Category Archives: Movies

Ozu Once Again

This weekend at the Cleveland Institute of Art Cinematheque I recommend 1948’s A Hen in the Wind (Sat. 5:15 pm; Sun. 6:30 pm) based on its director Yasujiro Ozu, who made such great Japanese classics as Late Spring and Tokyo Story. … Continue reading

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No Buzz

How do you choose which books to read and which movies to see? All of us are probably somewhat susceptible to “buzz”–the blaring ads and TV talk-show promos and mentions on National Public Radio that make us think we have to see … Continue reading

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Eclectically Bleak

I own a tee shirt which proclaims, “I survived Satantango.” Given to me by a sympathetic friend, it refers to a seven-hour, black-and-white film by Hungarian director Bela Tarr. Its tone is called “miserablist.” Yes, not only seven hours, but seven … Continue reading

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Good Movies Galore

I have fond memories of Jean de Florette and its sequel, Manon of the Spring,which came out in 1986. The brilliant Yves Montand and Daniel Auteuil conspire against a thin, handsome (even with a hunchback!) Gerard Depardieu and, playing his daughter, the spectacularly beautiful … Continue reading

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C’Est Finis

A period of my life has ended. At the beginning of Christmas break, around the second week of December, I began reading Les Miserables (1862), preparing to see the film (based on the musical, based on the book) over the … Continue reading

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Too Many Choices!

I’m seeing The Last Days of Pompeii, based on the novel by Edward Bulwer-Lytton, this Friday (7:00 pm) at the Cleveland Museum of Art, for several reasons. First, I teach Latin and am interested in the subject. I have invited … Continue reading

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Two Movies to See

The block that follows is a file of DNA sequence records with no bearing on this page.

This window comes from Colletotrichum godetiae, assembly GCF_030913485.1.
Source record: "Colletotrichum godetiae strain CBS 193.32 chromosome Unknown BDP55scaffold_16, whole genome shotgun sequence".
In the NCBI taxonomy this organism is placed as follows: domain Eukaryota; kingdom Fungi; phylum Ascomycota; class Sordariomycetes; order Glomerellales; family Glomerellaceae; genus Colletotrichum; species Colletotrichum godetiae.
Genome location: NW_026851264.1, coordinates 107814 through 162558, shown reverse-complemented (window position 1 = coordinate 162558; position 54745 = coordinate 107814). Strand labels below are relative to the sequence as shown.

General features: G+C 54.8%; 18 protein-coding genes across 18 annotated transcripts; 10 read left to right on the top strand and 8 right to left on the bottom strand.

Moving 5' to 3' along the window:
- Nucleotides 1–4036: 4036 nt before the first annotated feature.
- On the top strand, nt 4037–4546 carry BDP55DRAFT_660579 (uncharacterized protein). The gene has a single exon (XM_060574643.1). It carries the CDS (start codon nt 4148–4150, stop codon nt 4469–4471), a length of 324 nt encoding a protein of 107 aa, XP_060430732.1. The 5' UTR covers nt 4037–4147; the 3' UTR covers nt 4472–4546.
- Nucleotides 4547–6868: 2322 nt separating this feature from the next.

Holy Motors, a recent French film showing at the Cleveland Institute of Art Cinematheque this weekend (Thursday at 8:45 pm and Friday at 8:35 pm) is a very, very weird movie by director Leos Carax. It features a complicated, enigmatic, fascinating … Continue reading

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Groundbreaking Film at Cinematheque

I have been a Bill Cosby fan from childhood and can date my affection to his first appearance on network TV. On the Tonight Show in 1963, he performed, not the Noah skit which helped make him famous, but a routine … Continue reading

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Scary Cinematheque Movies

My blog neglected the Cinematheque movies last week. I didn’t feel compelled to write about them, but last night I overcame some trepidations and saw and enjoyed This Must Be the Place, a 2001 film directed by Paolo Sorrentino, with a whacked … Continue reading

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The Bride Wore Black

  I’m looking forward to The Bride Wore Black this weekend at the Cinematheque, not because I’ve seen it before but because I haven’t. I consider myself a fan of the director Francois Truffaut, but this 1968 thriller represents a gap … Continue reading

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